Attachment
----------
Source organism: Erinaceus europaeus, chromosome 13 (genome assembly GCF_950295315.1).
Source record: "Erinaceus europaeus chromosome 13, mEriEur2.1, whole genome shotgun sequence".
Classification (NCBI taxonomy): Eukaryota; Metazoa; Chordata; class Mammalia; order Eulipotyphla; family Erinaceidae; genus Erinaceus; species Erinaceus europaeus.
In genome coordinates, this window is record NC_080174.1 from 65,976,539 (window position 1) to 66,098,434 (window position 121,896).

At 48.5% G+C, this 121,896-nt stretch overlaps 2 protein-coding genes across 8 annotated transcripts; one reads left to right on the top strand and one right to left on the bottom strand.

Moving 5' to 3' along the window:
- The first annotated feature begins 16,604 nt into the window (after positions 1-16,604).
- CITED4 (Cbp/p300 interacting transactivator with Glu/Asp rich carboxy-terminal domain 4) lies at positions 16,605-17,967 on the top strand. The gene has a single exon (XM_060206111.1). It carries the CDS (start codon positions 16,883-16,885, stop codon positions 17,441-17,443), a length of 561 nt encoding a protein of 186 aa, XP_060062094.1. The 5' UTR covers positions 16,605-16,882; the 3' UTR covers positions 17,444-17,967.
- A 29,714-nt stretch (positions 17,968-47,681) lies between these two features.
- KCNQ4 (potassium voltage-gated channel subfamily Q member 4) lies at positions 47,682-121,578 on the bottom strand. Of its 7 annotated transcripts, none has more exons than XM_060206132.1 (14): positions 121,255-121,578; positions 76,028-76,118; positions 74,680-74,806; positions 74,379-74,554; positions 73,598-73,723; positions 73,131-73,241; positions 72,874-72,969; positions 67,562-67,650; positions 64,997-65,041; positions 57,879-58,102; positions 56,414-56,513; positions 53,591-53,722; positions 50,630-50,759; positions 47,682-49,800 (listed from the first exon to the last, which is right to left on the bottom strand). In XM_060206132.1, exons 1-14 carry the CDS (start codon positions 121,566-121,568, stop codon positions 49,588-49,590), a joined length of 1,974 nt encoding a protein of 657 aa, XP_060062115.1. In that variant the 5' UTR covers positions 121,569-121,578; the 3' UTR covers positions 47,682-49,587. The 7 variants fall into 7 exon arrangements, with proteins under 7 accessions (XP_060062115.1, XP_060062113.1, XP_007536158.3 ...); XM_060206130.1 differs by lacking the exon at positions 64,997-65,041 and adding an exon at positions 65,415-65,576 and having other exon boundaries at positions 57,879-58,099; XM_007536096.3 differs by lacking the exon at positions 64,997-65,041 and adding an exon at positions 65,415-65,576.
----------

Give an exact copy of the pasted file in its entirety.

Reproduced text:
Source organism: Erinaceus europaeus, chromosome 13 (genome assembly GCF_950295315.1).
Source record: "Erinaceus europaeus chromosome 13, mEriEur2.1, whole genome shotgun sequence".
Classification (NCBI taxonomy): Eukaryota; Metazoa; Chordata; class Mammalia; order Eulipotyphla; family Erinaceidae; genus Erinaceus; species Erinaceus europaeus.
In genome coordinates, this window is record NC_080174.1 from 65,976,539 (window position 1) to 66,098,434 (window position 121,896).

At 48.5% G+C, this 121,896-nt stretch overlaps 2 protein-coding genes across 8 annotated transcripts; one reads left to right on the top strand and one right to left on the bottom strand.

Moving 5' to 3' along the window:
- The first annotated feature begins 16,604 nt into the window (after positions 1-16,604).
- CITED4 (Cbp/p300 interacting transactivator with Glu/Asp rich carboxy-terminal domain 4) lies at positions 16,605-17,967 on the top strand. The gene has a single exon (XM_060206111.1). It carries the CDS (start codon positions 16,883-16,885, stop codon positions 17,441-17,443), a length of 561 nt encoding a protein of 186 aa, XP_060062094.1. The 5' UTR covers positions 16,605-16,882; the 3' UTR covers positions 17,444-17,967.
- A 29,714-nt stretch (positions 17,968-47,681) lies between these two features.
- KCNQ4 (potassium voltage-gated channel subfamily Q member 4) lies at positions 47,682-121,578 on the bottom strand. Of its 7 annotated transcripts, none has more exons than XM_060206132.1 (14): positions 121,255-121,578; positions 76,028-76,118; positions 74,680-74,806; positions 74,379-74,554; positions 73,598-73,723; positions 73,131-73,241; positions 72,874-72,969; positions 67,562-67,650; positions 64,997-65,041; positions 57,879-58,102; positions 56,414-56,513; positions 53,591-53,722; positions 50,630-50,759; positions 47,682-49,800 (listed from the first exon to the last, which is right to left on the bottom strand). In XM_060206132.1, exons 1-14 carry the CDS (start codon positions 121,566-121,568, stop codon positions 49,588-49,590), a joined length of 1,974 nt encoding a protein of 657 aa, XP_060062115.1. In that variant the 5' UTR covers positions 121,569-121,578; the 3' UTR covers positions 47,682-49,587. The 7 variants fall into 7 exon arrangements, with proteins under 7 accessions (XP_060062115.1, XP_060062113.1, XP_007536158.3 ...); XM_060206130.1 differs by lacking the exon at positions 64,997-65,041 and adding an exon at positions 65,415-65,576 and having other exon boundaries at positions 57,879-58,099; XM_007536096.3 differs by lacking the exon at positions 64,997-65,041 and adding an exon at positions 65,415-65,576.